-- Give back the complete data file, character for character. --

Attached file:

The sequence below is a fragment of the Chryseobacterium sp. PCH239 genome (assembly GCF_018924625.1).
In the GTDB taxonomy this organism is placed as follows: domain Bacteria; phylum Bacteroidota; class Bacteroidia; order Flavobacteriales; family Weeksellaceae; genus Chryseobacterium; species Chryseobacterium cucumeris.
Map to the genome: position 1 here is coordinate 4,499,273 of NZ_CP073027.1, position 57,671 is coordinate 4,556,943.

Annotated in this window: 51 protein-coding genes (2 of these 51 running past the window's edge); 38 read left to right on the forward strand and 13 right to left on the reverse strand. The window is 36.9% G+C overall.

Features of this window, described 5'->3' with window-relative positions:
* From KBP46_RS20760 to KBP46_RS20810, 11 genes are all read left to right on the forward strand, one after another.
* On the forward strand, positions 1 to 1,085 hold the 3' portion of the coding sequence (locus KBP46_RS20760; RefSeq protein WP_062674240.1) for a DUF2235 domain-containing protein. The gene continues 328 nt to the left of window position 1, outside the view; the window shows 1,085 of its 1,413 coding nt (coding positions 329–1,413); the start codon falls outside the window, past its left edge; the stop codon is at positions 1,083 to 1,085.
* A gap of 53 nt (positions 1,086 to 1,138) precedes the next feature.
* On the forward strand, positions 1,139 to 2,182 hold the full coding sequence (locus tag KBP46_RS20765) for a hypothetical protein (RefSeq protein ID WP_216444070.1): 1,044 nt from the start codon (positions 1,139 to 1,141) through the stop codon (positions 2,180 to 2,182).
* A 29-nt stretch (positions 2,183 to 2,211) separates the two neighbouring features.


The sequence below is a fragment of the Chryseobacterium sp. PCH239 genome (assembly GCF_018924625.1).
In the GTDB taxonomy this organism is placed as follows: domain Bacteria; phylum Bacteroidota; class Bacteroidia; order Flavobacteriales; family Weeksellaceae; genus Chryseobacterium; species Chryseobacterium cucumeris.
Map to the genome: position 1 here is coordinate 4,499,273 of NZ_CP073027.1, position 57,671 is coordinate 4,556,943.

Annotated in this window: 51 protein-coding genes (2 of these 51 running past the window's edge); 38 read left to right on the forward strand and 13 right to left on the reverse strand. The window is 36.9% G+C overall.

Features of this window, described 5'->3' with window-relative positions:
* From KBP46_RS20760 to KBP46_RS20810, 11 genes are all read left to right on the forward strand, one after another.
* On the forward strand, positions 1 to 1,085 hold the 3' portion of the coding sequence (locus KBP46_RS20760; RefSeq protein WP_062674240.1) for a DUF2235 domain-containing protein. The gene continues 328 nt to the left of window position 1, outside the view; the window shows 1,085 of its 1,413 coding nt (coding positions 329–1,413); the start codon falls outside the window, past its left edge; the stop codon is at positions 1,083 to 1,085.
* A gap of 53 nt (positions 1,086 to 1,138) precedes the next feature.
* On the forward strand, positions 1,139 to 2,182 hold the full coding sequence (locus tag KBP46_RS20765) for a hypothetical protein (RefSeq protein ID WP_216444070.1): 1,044 nt from the start codon (positions 1,139 to 1,141) through the stop codon (positions 2,180 to 2,182).
* A 29-nt stretch (positions 2,183 to 2,211) separates the two neighbouring features.